Compare that to NASA at $19 Billion, Education at $53 Billion, and Department of Transportation at $73 Billion. Vital government programs are beginning to get squeezed due to the rising deficit.

If these budget numbers seem bad now, they will only get worse. From 2011 to 2020, the Obama Administration projects total federal spending of $45.8 trillion against taxes and receipts of $37.3 trillion. The $8.5 trillion deficit is almost a fifth of spending! Almost $20 trillion of the $45.8 trillion of spending involves three programs -- Social Security, Medicare (health insurance for those 65 and over) and Medicaid (health insurance for the poor -- two-thirds goes to the elderly and disabled).

The underlying message in this projection is very clear-- the budget has become a vehicle for transferring income to retirees from workers, who pay most taxes. As more Baby Boomers retire in the 2020s, deficits will grow even larger. If entitlement programs are not reformed soon, the federal government won't be able to fund such necessities as defense, transportation, education and infrastructure. We are already seeing signs of such budget shortfalls on a state and local level. In Pennsylvania, school districts are receiving less state funding and are making some serious cuts in staffing and programs. In California, more than one billion dollars will be removed from its higher education funding, resulting in a 30% increase in tuition rates, causing hundreds of students to protest.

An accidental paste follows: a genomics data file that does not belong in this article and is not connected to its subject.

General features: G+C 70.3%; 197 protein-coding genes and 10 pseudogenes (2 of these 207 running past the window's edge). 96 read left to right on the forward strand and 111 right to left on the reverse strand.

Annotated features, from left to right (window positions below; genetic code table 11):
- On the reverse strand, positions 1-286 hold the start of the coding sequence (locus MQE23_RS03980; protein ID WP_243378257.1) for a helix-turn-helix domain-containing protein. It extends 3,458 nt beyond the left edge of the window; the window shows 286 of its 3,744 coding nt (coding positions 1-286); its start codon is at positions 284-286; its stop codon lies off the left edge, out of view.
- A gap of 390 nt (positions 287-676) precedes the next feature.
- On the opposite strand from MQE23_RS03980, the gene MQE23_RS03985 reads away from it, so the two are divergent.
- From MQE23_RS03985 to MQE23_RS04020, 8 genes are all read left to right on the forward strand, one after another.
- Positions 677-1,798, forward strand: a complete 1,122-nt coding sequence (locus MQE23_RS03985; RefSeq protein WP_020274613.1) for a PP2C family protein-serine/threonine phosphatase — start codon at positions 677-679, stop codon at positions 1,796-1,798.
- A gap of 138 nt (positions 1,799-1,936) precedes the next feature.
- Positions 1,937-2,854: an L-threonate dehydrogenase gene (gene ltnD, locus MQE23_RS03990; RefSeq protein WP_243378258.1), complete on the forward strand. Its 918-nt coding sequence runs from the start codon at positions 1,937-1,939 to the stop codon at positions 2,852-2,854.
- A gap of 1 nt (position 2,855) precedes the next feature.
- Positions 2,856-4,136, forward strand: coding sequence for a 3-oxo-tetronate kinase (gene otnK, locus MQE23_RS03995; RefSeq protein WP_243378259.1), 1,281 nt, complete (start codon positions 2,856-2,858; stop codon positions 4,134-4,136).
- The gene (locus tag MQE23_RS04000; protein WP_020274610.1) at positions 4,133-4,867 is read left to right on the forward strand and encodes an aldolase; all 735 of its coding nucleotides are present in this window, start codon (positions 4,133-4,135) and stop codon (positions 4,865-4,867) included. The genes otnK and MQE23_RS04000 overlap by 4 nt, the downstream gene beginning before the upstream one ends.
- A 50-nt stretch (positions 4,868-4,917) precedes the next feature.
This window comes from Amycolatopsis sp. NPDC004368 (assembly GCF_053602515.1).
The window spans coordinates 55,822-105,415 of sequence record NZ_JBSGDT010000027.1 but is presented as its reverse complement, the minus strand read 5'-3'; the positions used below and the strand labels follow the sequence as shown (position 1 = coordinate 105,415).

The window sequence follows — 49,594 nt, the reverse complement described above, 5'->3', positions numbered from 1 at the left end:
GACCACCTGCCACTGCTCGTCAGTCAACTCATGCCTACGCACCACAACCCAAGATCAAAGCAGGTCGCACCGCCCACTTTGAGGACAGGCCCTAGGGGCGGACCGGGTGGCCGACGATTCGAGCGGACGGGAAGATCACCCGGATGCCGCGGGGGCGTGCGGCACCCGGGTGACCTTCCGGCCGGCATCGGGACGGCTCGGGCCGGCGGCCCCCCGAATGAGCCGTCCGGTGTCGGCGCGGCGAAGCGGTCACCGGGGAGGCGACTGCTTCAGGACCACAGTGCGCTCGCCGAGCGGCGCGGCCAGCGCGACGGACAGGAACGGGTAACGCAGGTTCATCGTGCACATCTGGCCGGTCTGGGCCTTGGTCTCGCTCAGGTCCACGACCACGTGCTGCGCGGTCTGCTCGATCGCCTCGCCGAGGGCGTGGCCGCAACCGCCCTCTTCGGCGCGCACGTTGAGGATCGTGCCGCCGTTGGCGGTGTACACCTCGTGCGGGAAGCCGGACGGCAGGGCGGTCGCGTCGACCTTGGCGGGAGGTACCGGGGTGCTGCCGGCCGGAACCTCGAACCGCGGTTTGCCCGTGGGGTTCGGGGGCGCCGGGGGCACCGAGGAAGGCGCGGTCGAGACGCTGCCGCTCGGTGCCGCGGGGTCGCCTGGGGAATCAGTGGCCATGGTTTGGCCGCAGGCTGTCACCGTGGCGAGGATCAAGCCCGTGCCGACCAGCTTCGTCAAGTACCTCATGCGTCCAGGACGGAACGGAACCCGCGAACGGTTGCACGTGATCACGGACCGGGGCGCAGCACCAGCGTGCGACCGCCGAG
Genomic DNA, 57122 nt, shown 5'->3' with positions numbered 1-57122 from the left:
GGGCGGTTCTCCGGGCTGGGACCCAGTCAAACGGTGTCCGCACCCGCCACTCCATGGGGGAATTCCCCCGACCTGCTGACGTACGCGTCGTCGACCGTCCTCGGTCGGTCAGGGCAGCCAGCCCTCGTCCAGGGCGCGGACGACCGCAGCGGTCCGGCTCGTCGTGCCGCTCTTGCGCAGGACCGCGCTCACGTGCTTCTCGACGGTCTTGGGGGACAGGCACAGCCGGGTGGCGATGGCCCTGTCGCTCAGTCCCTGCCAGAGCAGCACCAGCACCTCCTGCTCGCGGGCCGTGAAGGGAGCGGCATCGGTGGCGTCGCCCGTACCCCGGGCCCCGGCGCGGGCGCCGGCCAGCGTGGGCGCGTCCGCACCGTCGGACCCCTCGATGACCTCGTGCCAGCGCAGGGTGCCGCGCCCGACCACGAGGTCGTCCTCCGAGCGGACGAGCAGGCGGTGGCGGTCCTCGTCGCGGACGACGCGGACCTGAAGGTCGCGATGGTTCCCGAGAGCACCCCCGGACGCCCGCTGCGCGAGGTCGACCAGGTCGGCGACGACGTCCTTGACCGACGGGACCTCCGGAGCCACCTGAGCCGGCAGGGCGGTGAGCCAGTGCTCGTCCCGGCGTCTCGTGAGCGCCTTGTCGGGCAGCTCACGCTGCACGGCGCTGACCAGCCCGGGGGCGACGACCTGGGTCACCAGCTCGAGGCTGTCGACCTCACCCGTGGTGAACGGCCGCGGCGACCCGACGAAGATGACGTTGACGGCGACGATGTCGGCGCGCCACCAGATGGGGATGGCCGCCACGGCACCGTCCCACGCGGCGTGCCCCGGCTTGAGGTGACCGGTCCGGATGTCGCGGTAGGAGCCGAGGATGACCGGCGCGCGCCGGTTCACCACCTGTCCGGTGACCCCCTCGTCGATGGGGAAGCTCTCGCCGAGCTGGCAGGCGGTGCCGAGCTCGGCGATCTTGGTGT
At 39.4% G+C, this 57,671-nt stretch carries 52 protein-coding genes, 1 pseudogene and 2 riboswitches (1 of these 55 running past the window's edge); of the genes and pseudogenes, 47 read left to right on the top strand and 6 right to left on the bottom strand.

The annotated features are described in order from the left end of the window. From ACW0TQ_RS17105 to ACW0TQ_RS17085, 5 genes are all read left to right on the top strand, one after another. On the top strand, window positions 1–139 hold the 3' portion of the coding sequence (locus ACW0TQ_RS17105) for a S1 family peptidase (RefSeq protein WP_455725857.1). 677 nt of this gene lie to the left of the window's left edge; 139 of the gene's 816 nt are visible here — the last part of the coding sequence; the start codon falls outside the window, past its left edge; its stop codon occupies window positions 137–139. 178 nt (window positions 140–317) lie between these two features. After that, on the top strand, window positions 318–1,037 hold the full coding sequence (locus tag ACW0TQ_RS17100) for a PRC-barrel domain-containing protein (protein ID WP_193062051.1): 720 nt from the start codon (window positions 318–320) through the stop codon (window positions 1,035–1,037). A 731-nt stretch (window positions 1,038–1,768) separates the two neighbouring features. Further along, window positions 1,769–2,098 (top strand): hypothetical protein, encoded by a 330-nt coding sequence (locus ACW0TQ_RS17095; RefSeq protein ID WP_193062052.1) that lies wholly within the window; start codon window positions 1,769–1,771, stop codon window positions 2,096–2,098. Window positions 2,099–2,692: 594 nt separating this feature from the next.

Since America is a democracy, we have inherited many of the government traditions from the world’s first democracy, Greece. Hopefully, we do not inherit its current financial crisis, but there are some parallels between our situation and Greece’s. This year, Greece has demonstrated the consequences of having massively unfunded entitlements. Greece's national debt last year reached 113 percent of gross domestic product. The United States will hit that in about 2020, according to the Government Accountability Office. Greece has taken some drastic action and slashed its budget on many social programs, causing riots last month.